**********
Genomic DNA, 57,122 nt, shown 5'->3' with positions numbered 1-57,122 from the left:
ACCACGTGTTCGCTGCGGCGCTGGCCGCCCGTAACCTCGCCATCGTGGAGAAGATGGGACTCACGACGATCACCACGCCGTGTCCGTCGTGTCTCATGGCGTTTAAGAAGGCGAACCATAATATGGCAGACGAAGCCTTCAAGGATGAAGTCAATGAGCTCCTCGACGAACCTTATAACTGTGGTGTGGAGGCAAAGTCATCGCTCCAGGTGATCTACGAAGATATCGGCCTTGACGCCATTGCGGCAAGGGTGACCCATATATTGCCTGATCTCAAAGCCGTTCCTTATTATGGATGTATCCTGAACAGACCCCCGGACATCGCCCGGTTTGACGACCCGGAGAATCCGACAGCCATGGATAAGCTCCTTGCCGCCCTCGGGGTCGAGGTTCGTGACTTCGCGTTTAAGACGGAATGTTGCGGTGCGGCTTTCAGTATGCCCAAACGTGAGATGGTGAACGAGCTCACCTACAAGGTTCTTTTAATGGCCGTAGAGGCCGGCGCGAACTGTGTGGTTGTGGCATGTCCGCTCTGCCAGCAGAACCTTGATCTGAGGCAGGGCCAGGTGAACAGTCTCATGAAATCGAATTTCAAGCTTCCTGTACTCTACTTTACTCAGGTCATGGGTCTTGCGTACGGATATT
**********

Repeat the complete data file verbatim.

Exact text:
Genomic DNA, 57,122 nt, shown 5'->3' with positions numbered 1-57,122 from the left:
ACCACGTGTTCGCTGCGGCGCTGGCCGCCCGTAACCTCGCCATCGTGGAGAAGATGGGACTCACGACGATCACCACGCCGTGTCCGTCGTGTCTCATGGCGTTTAAGAAGGCGAACCATAATATGGCAGACGAAGCCTTCAAGGATGAAGTCAATGAGCTCCTCGACGAACCTTATAACTGTGGTGTGGAGGCAAAGTCATCGCTCCAGGTGATCTACGAAGATATCGGCCTTGACGCCATTGCGGCAAGGGTGACCCATATATTGCCTGATCTCAAAGCCGTTCCTTATTATGGATGTATCCTGAACAGACCCCCGGACATCGCCCGGTTTGACGACCCGGAGAATCCGACAGCCATGGATAAGCTCCTTGCCGCCCTCGGGGTCGAGGTTCGTGACTTCGCGTTTAAGACGGAATGTTGCGGTGCGGCTTTCAGTATGCCCAAACGTGAGATGGTGAACGAGCTCACCTACAAGGTTCTTTTAATGGCCGTAGAGGCCGGCGCGAACTGTGTGGTTGTGGCATGTCCGCTCTGCCAGCAGAACCTTGATCTGAGGCAGGGCCAGGTGAACAGTCTCATGAAATCGAATTTCAAGCTTCCTGTACTCTACTTTACTCAGGTCATGGGTCTTGCGTACGGATATT